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  #81  
Old 11-14-2018, 01:48 PM
Sam Flynn Sam Flynn is offline
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Originally Posted by Abby Normal View Post
that two such creatures were operating at the same time in the same city who both just happened to be interested in post mortem mutilation is just a tad too much coincidence for me.
Very different districts at the opposite ends of the same city, and very different murders committed to very different, albeit overlapping, timescales. I just can't see the comparison, and can easily conceive of separate, independent perpetrators.

That said, I'm looking forward to the book as well, if only because I know it will be a very interesting read.
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  #82  
Old 11-14-2018, 01:58 PM
Abby Normal Abby Normal is offline
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Originally Posted by Sam Flynn View Post
Very different districts at the opposite ends of the same city, and very different murders committed to very different, albeit overlapping, timescales. I just can't see the comparison, and can easily conceive of separate, independent perpetrators.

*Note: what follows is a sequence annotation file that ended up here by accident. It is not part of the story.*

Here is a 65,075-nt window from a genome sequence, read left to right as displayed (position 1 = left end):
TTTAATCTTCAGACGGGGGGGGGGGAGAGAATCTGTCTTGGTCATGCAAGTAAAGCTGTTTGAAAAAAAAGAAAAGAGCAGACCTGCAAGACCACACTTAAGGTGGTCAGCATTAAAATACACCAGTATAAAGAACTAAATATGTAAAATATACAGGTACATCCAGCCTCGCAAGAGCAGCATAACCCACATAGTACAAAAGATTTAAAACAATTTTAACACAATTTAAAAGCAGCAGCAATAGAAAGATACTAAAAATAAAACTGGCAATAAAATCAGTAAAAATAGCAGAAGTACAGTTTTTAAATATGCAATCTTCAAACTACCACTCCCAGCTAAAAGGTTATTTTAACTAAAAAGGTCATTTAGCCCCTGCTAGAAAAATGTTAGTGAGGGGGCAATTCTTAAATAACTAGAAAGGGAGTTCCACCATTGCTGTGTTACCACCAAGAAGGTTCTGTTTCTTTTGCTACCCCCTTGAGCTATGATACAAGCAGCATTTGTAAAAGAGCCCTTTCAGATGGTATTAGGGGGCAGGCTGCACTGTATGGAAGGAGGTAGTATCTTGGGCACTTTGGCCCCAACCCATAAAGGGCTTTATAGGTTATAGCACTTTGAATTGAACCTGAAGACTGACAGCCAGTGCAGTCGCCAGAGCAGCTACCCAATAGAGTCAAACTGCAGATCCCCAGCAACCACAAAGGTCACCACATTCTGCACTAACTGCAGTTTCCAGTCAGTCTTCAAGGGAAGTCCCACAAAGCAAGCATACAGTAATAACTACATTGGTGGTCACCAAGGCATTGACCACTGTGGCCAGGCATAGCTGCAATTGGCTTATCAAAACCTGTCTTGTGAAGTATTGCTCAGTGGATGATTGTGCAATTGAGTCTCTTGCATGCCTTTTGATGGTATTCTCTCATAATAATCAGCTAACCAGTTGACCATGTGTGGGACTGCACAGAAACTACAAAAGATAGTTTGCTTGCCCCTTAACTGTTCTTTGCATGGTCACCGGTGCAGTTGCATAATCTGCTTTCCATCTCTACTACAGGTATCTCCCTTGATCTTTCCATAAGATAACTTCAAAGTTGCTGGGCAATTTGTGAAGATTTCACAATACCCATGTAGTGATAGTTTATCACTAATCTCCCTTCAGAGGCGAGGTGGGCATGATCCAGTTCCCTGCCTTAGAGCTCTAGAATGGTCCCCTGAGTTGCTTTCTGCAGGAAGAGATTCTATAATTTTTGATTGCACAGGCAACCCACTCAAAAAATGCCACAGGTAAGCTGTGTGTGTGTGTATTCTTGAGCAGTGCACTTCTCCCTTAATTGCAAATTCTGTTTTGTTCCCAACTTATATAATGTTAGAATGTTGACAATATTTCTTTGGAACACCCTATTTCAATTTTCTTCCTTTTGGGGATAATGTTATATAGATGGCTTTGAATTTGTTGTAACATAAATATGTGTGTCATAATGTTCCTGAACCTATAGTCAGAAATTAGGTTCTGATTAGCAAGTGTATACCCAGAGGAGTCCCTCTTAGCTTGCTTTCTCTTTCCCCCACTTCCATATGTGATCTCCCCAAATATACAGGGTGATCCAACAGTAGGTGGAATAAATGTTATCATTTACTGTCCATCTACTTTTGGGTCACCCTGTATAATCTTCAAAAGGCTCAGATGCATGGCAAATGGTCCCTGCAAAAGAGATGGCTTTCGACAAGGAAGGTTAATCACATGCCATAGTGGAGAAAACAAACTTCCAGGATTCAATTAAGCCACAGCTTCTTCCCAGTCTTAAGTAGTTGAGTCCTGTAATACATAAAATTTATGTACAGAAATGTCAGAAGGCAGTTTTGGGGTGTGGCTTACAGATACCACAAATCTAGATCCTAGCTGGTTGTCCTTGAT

That said, I'm looking forward to the book as well, if only because I know it will be a very interesting read.
thanks Sam
I have no problem with that at all-of course I disagree-I lean somewhat heavily they were the same man, but there are major differences I concur.

but I think my earlier point stands re rarity of serial killers in 1880 time frame.

Do you or anyone knows if there is any numbers on this anywhere?
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  #83  
Old 11-14-2018, 02:21 PM
John G John G is offline
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Can you name any such dismemberment case where the abdominal wall was removed in flaps, John?
Hi Christer,

Dismembering a Body

"In addition to this, the chest and abdomen may be opened up and eviscerated. Skin, subcutaneous tissue and muscle may also be removed in square or oblong segments, often as an attempt to remove tattoos, digitis, genitalia and breasts to hinder identification." (Black, Rutty, Hainsworth, Thomson, Criminal Dismemberment: Forensic and Investigative Analysis, 2017)